Ki: Wireless power in the kitchen could end messy cables forever
Ready to cut the cable on your kettle?
At CES 2023 (Consumer Electronics Show) in Las Vegas this week, the Wireless Power Consortium demonstrated a new Ki standard. It's aimed at taking the sort of wireless power features customers are used to in smartphones that charge at around five watts, and bringing it to high-powered devices like coffee makers and toasters.
"People tell us all the time, with research we've done, that cords get in the way in the kitchen" Paul Golden, marketing director at the consortium, tells Interesting Engineering. "They're dangerous, they're the first thing that breaks on appliances. So what we've done is created a cordless kitchen."
The standard is capable of sending up to 2,200 watts of power to appliances. Transmitters can be embedded into many counter-top materials, as well as part of induction hobs so users can switch between cooking food with pans and powering appliances in a blink.
During the demonstration, the technology performed surprisingly well. The consortium demonstrated a food mixer, blender, coffee maker, and kettle. The counter top remained cool to the touch after operations, and devices switched off immediately after being removed from the pad.
As an added safety feature, appliances would not start if their switch was already in the "on" position — a blinking "on" light indicated that the user needs to switch the device off first, then back on to start operations. This avoids users unintentionally boiling a kettle by accidentally placing it on the pad, for example.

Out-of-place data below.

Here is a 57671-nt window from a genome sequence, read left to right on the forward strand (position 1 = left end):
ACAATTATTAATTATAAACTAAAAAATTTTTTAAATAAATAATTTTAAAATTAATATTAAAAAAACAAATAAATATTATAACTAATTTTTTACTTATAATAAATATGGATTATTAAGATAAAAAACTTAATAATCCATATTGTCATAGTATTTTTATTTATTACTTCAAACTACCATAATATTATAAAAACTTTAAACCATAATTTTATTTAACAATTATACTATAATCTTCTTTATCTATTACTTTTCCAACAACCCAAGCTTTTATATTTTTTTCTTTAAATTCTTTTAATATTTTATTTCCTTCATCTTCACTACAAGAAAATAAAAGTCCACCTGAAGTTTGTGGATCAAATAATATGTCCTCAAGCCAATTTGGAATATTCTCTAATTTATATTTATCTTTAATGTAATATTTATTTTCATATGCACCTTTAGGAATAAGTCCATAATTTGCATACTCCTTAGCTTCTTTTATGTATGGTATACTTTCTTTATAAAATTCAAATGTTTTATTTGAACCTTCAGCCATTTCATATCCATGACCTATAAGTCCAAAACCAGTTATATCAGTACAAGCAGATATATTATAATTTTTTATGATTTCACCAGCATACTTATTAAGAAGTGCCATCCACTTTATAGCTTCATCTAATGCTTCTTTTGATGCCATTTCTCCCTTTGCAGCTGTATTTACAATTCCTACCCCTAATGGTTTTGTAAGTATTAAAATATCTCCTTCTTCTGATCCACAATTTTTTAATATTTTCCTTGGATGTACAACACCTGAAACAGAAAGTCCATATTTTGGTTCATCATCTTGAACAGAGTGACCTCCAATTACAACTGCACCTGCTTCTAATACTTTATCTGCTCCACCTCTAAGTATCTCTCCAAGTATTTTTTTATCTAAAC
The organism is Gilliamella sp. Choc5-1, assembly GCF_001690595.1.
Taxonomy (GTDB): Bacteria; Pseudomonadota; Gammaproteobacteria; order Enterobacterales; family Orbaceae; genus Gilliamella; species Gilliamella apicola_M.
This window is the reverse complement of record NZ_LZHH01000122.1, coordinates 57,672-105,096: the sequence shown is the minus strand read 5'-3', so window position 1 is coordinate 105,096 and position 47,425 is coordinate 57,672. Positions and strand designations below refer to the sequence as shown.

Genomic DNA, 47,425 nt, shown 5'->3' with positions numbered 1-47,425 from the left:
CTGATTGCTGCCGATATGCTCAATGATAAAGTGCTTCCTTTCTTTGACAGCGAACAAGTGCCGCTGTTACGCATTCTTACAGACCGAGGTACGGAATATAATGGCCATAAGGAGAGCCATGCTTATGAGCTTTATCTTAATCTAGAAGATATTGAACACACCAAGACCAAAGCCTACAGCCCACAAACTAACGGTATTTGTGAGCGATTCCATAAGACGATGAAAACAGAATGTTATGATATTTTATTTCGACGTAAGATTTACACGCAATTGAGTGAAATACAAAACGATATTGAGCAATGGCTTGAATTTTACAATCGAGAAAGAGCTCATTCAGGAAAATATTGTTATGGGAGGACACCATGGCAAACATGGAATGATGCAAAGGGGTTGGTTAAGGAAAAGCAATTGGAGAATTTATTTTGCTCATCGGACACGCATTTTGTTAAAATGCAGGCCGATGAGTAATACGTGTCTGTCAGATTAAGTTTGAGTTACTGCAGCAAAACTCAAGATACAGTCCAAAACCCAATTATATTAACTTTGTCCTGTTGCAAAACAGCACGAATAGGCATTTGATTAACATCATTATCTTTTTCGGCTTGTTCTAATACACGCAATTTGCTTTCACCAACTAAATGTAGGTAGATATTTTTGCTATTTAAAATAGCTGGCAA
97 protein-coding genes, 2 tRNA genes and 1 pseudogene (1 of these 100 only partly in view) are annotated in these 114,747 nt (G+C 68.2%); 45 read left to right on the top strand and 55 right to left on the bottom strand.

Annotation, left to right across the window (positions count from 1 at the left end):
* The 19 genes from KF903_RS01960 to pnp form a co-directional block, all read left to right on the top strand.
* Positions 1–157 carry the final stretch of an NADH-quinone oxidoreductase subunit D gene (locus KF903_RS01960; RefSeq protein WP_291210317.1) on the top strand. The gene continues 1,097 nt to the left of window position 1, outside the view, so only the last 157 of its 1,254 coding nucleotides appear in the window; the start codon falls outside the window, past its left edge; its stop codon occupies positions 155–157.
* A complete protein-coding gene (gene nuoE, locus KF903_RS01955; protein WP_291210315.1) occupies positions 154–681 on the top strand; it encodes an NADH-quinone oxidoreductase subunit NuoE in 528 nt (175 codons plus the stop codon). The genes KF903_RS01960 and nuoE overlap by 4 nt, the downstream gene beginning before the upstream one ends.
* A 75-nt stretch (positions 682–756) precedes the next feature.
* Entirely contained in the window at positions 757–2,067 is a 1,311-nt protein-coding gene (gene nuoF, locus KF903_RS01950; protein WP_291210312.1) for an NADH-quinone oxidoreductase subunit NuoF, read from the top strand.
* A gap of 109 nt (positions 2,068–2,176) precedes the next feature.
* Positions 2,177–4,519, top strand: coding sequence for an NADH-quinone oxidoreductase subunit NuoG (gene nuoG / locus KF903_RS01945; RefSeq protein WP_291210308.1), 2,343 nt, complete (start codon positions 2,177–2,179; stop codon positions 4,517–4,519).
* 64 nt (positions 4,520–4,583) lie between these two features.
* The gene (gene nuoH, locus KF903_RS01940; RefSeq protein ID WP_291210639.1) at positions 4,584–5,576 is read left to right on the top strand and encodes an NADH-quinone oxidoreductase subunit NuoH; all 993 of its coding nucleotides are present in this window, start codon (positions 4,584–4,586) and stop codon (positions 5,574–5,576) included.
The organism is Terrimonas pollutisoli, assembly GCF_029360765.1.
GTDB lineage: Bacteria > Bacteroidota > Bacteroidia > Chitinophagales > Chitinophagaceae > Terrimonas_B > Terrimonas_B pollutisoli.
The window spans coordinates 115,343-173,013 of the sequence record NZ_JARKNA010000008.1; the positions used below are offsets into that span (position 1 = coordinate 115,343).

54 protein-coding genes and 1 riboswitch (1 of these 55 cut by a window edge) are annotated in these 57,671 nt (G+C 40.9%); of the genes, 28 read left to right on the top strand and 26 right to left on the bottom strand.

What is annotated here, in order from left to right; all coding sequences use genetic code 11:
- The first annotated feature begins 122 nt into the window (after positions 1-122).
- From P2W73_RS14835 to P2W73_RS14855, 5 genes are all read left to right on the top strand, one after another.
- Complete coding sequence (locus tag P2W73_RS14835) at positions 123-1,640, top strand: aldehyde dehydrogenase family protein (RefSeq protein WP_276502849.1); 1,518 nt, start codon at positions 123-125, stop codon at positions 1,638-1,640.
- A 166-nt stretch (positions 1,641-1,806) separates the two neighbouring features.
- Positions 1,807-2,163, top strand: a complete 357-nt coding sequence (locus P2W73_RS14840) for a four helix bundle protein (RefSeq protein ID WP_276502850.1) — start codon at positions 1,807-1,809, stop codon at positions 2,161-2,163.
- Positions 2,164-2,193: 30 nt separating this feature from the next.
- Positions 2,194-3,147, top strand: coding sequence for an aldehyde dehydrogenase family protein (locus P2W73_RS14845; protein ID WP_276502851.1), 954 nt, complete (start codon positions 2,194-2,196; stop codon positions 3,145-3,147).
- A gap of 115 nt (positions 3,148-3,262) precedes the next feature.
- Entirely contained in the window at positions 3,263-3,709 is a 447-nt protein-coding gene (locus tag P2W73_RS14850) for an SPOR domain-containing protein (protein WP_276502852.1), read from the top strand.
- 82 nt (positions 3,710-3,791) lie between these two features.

Ki will likely receive strong industry support. The consortium is perhaps best known for setting the Qi wireless charging standard used in most modern smartphones including the iPhone. The group has nearly 400 member organizations.
The Ki standard is still under development, so some aspects may change before launch, but it looks promising. A consortium representative told Interesting Engineering that Ki should feature very high efficiency that leads to minimal power loss. It would be a marked improvement over Qi that can lose around half the power in the process versus traditional cables.
The consortium also unveiled a new Qi2 wireless charging standard for smaller battery-powered devices. Building on the existing Qi standard common in smartphones, Qi2 brings Apple MagSafe-like magnets to the standard to bring charging power up to 15 watts by aligning the coils faster than ever.
Paired with Ki, it seems the wireless charging future is looking more powerful than ever before. Expect Ki products to hit shelves sometime around 2024.
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